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  • Animal Testing | Genetech

    Animal Testing What is Parvovirus and why is early diagnosis essential? Canine Parvovirus (CPV) is a highly contagious pathogen primarily affecting dogs. This virus can also infect other mammals including cats. If untreated, the risk of death may be high. Thus, a rapid and early diagnosis could save their lives. ​ Detection of the virus can help you select an appropriate treatment regimen for your animals, prevent the spread of the virus and save them from secondary infections. Why we recommend a PCR test over an ELISA test The sensitivity of an ELISA test depends on the Ag/Ab concentration and the availability. Thus, it could lead to false positive or negative results. In contrast, our PCR (Polymerase Chain Reaction) test detects the viral genome and produces no false positive or negative results. This is because it is dependent on the availability of the virus but not its products or Abs. The positive result of an ELISA test can be caused by organisms other than the target. On the other hand, our PCR test detects genetic sequences unique to the target pathogen. Therefore, its specificity is much higher than an ELISA test. The accuracy of the ELISA test varies, and it depends on the Ag/Ab availability. Our PCR test offers a consistent accuracy of 99%. What is tick fever and why may early detection be crucial? Tick fever is a common canine disease in Sri Lanka which is caused through the bite of an infected tick carrying an insidious and deadly organism. Scientifically, it is known as Canine Ehrlichiosis and Canine Babesiosis. ​ Early detection may prevent the dog from experiencing severe anemic conditions caused by the disease due to the highly pathogenic nature of it. Furthermore, the specific detection will help choose a suitable treatment regimen for your dog. Why microscopy and antibody tests are not ideal Some stages of the parasite life cycle cannot be observed through the microscope. Therefore, the probability of obtaining false results is high. It takes several days to develop antibodies against a certain infection in the body. Hence, it is difficult to diagnose the infection early. Antibodies may be present in the body even after the disease is cured. Thus, if the test is done after the infection is cured, the result may be false positive. What we offer We are the first firm to provide a PCR based animal disease testing service in Sri Lanka. We offer tests which detect Canine Parvovirus, Canine Distemper, Canine Babesiosis and Canine Ehrlichiosis. In addition to animal disease testing, we provide a cattle parentage testing service through the use of DNA typing. Contact us View price list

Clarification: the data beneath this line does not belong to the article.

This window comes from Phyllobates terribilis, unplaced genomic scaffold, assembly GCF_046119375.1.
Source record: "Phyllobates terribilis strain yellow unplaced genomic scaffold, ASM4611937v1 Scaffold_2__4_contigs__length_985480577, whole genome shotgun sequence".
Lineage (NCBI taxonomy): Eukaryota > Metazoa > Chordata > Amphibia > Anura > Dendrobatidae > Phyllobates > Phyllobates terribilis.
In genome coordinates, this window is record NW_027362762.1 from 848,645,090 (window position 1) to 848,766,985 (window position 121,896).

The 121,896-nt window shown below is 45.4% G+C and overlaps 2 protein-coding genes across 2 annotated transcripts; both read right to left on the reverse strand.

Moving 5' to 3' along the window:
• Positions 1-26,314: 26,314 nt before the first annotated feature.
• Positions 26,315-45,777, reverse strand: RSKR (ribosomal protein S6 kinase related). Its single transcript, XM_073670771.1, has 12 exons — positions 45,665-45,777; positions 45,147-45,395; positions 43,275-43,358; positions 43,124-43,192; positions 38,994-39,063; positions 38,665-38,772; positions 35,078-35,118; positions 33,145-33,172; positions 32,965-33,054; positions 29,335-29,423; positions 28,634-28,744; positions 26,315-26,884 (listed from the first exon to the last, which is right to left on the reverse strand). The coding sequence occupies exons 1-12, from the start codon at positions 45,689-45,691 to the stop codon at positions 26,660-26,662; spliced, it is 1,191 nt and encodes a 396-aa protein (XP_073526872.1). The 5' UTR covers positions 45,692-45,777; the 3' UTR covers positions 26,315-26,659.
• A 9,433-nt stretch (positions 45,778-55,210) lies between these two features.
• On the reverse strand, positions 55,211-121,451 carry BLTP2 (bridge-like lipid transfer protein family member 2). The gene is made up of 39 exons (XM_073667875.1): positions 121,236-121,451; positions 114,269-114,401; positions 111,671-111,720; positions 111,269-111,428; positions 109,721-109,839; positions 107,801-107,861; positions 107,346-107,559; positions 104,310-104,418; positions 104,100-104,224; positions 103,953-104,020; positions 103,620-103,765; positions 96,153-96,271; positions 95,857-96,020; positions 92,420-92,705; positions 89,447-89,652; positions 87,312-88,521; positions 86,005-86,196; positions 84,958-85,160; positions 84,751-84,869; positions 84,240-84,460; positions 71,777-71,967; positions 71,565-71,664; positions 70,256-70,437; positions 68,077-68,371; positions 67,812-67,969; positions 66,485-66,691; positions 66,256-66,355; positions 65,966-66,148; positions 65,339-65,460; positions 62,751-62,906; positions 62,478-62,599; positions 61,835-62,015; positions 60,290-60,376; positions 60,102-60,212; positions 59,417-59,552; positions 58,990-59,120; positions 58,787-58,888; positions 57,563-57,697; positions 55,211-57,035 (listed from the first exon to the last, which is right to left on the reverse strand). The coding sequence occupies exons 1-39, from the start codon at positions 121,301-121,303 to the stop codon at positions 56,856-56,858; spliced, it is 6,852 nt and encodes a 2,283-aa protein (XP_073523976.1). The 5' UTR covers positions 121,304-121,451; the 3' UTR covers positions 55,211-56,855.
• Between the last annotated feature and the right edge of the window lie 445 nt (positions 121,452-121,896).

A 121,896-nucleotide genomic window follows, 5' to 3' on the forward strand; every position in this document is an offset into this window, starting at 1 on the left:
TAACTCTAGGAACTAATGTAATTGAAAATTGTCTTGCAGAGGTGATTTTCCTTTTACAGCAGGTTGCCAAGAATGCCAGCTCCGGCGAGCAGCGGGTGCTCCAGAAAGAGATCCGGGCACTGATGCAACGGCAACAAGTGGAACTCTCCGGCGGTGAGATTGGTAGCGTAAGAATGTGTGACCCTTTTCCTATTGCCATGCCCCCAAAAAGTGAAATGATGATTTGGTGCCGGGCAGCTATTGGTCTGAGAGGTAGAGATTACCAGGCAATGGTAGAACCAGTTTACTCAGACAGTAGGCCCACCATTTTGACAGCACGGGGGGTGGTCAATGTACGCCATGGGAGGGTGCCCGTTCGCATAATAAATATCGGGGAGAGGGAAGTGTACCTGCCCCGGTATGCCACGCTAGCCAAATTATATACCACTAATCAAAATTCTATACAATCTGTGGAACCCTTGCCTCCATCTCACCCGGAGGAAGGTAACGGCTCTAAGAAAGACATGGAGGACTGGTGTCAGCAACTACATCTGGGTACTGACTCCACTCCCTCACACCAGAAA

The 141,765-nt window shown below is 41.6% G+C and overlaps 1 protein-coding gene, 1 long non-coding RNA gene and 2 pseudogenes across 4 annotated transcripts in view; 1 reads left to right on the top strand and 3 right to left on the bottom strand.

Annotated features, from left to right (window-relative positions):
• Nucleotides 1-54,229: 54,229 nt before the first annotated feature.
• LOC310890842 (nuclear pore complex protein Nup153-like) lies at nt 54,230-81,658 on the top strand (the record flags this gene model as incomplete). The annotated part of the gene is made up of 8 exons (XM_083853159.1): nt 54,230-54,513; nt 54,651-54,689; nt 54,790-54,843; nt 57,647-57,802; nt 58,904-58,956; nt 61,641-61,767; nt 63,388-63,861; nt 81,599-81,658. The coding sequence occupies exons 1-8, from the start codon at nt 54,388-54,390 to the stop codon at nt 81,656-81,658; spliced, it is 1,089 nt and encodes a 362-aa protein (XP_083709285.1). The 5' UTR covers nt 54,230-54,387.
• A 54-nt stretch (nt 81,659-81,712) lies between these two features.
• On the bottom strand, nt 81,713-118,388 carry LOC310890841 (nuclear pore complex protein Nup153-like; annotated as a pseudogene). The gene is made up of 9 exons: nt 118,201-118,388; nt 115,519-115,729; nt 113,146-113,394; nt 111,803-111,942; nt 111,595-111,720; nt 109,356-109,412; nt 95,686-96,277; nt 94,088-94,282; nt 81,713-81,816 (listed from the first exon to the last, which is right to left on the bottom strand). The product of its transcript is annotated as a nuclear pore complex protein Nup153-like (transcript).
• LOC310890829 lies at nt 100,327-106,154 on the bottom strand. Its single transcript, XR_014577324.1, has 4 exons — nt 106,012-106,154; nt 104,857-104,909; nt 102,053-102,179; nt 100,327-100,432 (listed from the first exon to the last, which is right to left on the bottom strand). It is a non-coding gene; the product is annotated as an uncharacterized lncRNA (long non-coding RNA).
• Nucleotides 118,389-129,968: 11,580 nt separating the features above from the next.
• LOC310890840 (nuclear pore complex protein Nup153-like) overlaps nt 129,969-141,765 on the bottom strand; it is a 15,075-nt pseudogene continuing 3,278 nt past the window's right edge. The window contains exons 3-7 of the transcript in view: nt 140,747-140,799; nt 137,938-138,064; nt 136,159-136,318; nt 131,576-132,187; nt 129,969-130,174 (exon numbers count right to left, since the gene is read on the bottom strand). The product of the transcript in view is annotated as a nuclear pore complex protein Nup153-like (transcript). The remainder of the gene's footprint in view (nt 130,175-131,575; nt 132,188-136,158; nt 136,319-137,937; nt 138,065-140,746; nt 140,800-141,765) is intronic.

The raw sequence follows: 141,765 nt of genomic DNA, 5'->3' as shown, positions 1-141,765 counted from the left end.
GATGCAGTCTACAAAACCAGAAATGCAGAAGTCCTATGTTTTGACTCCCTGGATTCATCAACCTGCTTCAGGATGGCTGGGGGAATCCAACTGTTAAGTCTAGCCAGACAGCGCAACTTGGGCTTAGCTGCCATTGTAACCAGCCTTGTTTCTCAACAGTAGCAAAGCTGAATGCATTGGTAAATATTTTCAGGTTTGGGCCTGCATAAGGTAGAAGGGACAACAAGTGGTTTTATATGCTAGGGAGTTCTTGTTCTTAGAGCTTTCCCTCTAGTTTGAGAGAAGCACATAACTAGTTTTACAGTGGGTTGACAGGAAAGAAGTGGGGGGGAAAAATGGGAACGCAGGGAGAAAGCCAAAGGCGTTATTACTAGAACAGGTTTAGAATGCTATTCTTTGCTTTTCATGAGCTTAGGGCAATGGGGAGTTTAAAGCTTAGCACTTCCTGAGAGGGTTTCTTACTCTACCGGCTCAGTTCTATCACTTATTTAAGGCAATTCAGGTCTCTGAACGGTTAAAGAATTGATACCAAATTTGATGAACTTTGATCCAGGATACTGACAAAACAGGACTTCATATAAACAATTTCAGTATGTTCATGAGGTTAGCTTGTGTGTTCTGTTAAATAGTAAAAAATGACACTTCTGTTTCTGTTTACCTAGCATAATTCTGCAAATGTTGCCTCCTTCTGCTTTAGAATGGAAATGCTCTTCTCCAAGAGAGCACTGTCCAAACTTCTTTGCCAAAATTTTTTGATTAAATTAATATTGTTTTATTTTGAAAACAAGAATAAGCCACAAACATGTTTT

• Job Vacancies | Genetech

    Job Vacancies Apologies - We are no longer accepting any job applications at this time. Please check again later. ​ You can follow our Facebook page and LinkedIn page to stay updated on job opportunities and what we do at Genetech.

  • Conference Papers and Communications - 2 | Genetech